Whether you are an avid enthusiast or even only mildly interested in French cinema, chances are you would have come across director Bertrand Tavernier and his brilliantly eclectic body of work. From working with the legendary Jean Pierre Melville as a young man, to his friendships with other directors from across the globe, Tavernier has managed to make a name for himself as one of the most knowledgable people working in film right now. His encyclopedic knowledge of international cinema, coupled with his love for the cinema of his own country have made him into the best placed person to talk about his own experiences as a filmmaker and about the people he met throughout his working life.

Earlier this year, we had the great honour of meeting Tavernier for a quick chat about the release of his seminal film My Journey Through French Cinema in which he has managed to compile a huge list of some of best French films ever made. The result was an astounding 3 hours of very detailed and meticulously observed voyage into French cinema by the man who knows it best.

First of all, congratulation on such a fantastic film. You have included a lot of your own personal experiences in this work, do you think that’s what makes it so compelling to watch?
Yes, It was only when I took the decision to include my own experiences that I knew that I could make this film. I’m not a teacher or a historian of cinema. I don’t have any desire to give dates, or show how films are made, I don’t have the desire to talk about that side of things. I know that I met and worked with some wonderful people who were very passionate about film. I knew also that I could say some interesting things about the films and the people I knew….things that you can’t find in any books, because they were things that I either witnessed personally or were said to me privately by the people involved.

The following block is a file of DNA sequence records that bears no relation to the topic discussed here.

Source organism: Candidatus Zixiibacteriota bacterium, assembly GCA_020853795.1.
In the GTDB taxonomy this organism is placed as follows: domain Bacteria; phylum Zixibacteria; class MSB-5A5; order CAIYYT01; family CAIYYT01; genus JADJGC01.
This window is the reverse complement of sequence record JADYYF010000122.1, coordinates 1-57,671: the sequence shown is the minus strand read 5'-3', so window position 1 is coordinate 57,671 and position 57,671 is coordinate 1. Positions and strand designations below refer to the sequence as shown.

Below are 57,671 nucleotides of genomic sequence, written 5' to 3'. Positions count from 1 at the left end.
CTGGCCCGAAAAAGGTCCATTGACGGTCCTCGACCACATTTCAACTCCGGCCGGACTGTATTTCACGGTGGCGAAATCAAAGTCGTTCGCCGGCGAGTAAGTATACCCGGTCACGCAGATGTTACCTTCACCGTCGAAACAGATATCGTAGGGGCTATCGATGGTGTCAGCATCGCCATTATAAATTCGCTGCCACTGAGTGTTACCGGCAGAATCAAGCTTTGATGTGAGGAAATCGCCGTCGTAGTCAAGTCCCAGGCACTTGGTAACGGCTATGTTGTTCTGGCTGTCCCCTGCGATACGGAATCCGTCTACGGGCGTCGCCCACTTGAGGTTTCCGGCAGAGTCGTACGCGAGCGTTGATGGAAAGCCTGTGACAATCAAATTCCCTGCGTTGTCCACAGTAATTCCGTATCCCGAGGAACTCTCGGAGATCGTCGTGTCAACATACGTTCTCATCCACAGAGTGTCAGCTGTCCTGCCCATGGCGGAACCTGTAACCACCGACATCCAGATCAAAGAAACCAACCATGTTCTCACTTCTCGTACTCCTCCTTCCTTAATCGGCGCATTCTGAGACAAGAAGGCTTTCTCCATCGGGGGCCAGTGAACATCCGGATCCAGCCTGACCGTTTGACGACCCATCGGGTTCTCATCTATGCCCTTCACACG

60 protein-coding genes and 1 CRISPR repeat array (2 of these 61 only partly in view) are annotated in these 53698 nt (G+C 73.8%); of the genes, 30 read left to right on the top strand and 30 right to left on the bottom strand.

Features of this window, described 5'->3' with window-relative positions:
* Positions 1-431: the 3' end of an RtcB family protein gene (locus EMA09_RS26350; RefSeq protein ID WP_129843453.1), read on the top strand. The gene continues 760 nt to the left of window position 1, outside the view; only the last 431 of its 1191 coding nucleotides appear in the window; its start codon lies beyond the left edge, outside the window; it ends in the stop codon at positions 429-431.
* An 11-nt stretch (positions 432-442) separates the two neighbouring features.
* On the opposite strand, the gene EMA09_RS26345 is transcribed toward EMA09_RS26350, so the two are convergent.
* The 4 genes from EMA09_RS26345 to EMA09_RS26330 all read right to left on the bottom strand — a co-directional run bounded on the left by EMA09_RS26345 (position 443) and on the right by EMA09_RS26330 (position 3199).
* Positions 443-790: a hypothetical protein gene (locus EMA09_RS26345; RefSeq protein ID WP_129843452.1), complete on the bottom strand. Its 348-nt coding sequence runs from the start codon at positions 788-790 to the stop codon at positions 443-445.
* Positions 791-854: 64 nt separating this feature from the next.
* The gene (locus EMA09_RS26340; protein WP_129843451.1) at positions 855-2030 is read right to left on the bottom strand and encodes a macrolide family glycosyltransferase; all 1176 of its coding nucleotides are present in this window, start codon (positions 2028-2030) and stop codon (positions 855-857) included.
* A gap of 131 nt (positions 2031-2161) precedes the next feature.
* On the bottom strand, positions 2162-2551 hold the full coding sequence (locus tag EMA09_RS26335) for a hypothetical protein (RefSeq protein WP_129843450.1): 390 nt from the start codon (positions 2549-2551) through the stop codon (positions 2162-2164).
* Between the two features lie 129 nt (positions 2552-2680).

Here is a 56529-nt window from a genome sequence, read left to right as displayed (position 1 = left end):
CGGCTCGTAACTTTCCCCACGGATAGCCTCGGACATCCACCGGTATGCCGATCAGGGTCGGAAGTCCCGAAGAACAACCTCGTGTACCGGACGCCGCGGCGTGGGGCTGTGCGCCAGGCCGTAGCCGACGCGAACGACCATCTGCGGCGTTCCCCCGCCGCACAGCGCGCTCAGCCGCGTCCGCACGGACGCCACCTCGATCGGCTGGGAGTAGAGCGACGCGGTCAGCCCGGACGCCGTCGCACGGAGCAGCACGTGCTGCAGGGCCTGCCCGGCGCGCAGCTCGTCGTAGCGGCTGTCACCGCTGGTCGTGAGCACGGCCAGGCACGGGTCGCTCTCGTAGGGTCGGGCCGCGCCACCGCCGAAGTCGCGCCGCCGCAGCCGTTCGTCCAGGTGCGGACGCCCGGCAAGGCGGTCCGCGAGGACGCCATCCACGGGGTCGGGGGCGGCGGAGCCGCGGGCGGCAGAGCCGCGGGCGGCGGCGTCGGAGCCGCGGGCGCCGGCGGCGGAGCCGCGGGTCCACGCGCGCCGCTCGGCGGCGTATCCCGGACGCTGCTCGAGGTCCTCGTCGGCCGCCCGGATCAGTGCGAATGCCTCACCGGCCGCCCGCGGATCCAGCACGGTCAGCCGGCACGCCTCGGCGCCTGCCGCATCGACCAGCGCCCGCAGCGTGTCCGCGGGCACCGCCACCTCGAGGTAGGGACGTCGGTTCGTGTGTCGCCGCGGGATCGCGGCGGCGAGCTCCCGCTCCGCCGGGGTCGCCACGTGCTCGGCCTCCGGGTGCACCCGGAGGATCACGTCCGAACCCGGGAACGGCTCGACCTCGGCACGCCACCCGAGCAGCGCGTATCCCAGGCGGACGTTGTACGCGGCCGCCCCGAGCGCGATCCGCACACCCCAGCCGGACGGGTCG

This is one of the most complete anthologies in French cinema ever made. Does it annoy you that outside of France people are sometimes still only interested in talking about the New Wave?
Yes, it happens in America more. I think they would also be offended if I was to say that for me American cinema starts with Martin Scorsese, Francis Ford Coppola or Robert Altman and you’re forgetting Lubitsch, Hitchcock, Fritz Lang, Anthony Mann and all those great film noir director. I mean the American cinema is not represented by a decade, it’s the same thing for French cinema. I have the same problem in France sometimes, that’s why I decided to never mention any school of filmmaking, be it neorealist, New Wave or anything else. For me what counts are the films themselves, what they tell me about the filmmakers and about my country is far more important than what school the film belongs to.

How hard was it for you to gather so much footage and archives?
Very hard, it was three years of work, it was not easy….

Was there anything you were desperate to use, but just couldn’t get your hands on?
Yes there were a few….at the end when I knew it was difficult, I had to rewrite some things, and there was only one important scene that we missed out on. We were never able to get a clip from Les Enfants Terribles by Jean Pierre Melville because the lawyer of the actor who had the rights to the film was asking for so much money and he also wouldn’t give us the permission to show the film abroad, which made the deal impossible. Before that, I had to forget a few films either because they were not restored, or the rights were not available.

Les Enfants Terribles by Jean Pierre Melville

It’s no secret that you had huge difficulties getting financed for this film, how was that experience for you?